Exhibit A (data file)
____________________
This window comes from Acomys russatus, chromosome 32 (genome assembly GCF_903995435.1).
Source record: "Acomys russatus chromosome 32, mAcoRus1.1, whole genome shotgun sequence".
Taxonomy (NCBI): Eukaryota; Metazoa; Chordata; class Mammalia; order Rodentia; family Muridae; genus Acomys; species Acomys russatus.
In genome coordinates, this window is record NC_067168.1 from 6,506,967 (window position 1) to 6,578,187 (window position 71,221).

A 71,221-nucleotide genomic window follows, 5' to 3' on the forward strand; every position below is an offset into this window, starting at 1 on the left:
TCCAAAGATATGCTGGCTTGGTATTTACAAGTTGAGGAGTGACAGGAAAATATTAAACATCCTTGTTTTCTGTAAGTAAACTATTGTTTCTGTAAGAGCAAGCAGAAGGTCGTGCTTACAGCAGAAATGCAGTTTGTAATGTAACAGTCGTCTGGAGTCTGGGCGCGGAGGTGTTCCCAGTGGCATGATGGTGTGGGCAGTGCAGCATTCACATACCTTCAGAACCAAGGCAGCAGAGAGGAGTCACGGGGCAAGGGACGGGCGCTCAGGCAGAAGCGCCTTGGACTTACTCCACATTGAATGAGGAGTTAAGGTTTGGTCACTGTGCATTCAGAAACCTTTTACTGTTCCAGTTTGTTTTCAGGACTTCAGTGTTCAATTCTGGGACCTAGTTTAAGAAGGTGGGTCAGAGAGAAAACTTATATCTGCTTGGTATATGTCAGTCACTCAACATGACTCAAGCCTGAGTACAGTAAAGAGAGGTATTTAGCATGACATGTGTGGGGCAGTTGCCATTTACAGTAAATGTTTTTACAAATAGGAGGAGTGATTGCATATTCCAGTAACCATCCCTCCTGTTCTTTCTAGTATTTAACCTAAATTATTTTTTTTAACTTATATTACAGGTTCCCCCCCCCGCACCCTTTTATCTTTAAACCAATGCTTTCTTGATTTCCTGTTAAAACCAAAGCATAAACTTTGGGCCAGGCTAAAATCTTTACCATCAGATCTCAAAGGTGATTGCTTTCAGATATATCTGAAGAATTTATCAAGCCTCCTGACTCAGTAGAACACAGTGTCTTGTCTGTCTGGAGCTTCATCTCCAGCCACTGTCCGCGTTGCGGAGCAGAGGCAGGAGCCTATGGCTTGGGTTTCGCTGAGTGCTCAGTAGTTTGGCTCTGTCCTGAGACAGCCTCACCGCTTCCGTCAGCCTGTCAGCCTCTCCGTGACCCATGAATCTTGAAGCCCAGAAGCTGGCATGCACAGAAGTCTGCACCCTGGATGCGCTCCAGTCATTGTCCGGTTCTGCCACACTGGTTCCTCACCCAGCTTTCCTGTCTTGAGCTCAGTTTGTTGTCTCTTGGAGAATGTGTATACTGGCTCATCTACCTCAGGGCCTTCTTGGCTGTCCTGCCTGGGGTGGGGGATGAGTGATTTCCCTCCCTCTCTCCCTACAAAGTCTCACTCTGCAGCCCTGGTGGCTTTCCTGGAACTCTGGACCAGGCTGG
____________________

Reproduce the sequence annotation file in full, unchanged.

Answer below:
This window comes from Acomys russatus, chromosome 32 (genome assembly GCF_903995435.1).
Source record: "Acomys russatus chromosome 32, mAcoRus1.1, whole genome shotgun sequence".
Taxonomy (NCBI): Eukaryota; Metazoa; Chordata; class Mammalia; order Rodentia; family Muridae; genus Acomys; species Acomys russatus.
In genome coordinates, this window is record NC_067168.1 from 6,506,967 (window position 1) to 6,578,187 (window position 71,221).

A 71,221-nucleotide genomic window follows, 5' to 3' on the forward strand; every position below is an offset into this window, starting at 1 on the left:
TCCAAAGATATGCTGGCTTGGTATTTACAAGTTGAGGAGTGACAGGAAAATATTAAACATCCTTGTTTTCTGTAAGTAAACTATTGTTTCTGTAAGAGCAAGCAGAAGGTCGTGCTTACAGCAGAAATGCAGTTTGTAATGTAACAGTCGTCTGGAGTCTGGGCGCGGAGGTGTTCCCAGTGGCATGATGGTGTGGGCAGTGCAGCATTCACATACCTTCAGAACCAAGGCAGCAGAGAGGAGTCACGGGGCAAGGGACGGGCGCTCAGGCAGAAGCGCCTTGGACTTACTCCACATTGAATGAGGAGTTAAGGTTTGGTCACTGTGCATTCAGAAACCTTTTACTGTTCCAGTTTGTTTTCAGGACTTCAGTGTTCAATTCTGGGACCTAGTTTAAGAAGGTGGGTCAGAGAGAAAACTTATATCTGCTTGGTATATGTCAGTCACTCAACATGACTCAAGCCTGAGTACAGTAAAGAGAGGTATTTAGCATGACATGTGTGGGGCAGTTGCCATTTACAGTAAATGTTTTTACAAATAGGAGGAGTGATTGCATATTCCAGTAACCATCCCTCCTGTTCTTTCTAGTATTTAACCTAAATTATTTTTTTTAACTTATATTACAGGTTCCCCCCCCCGCACCCTTTTATCTTTAAACCAATGCTTTCTTGATTTCCTGTTAAAACCAAAGCATAAACTTTGGGCCAGGCTAAAATCTTTACCATCAGATCTCAAAGGTGATTGCTTTCAGATATATCTGAAGAATTTATCAAGCCTCCTGACTCAGTAGAACACAGTGTCTTGTCTGTCTGGAGCTTCATCTCCAGCCACTGTCCGCGTTGCGGAGCAGAGGCAGGAGCCTATGGCTTGGGTTTCGCTGAGTGCTCAGTAGTTTGGCTCTGTCCTGAGACAGCCTCACCGCTTCCGTCAGCCTGTCAGCCTCTCCGTGACCCATGAATCTTGAAGCCCAGAAGCTGGCATGCACAGAAGTCTGCACCCTGGATGCGCTCCAGTCATTGTCCGGTTCTGCCACACTGGTTCCTCACCCAGCTTTCCTGTCTTGAGCTCAGTTTGTTGTCTCTTGGAGAATGTGTATACTGGCTCATCTACCTCAGGGCCTTCTTGGCTGTCCTGCCTGGGGTGGGGGATGAGTGATTTCCCTCCCTCTCTCCCTACAAAGTCTCACTCTGCAGCCCTGGTGGCTTTCCTGGAACTCTGGACCAGGCTGG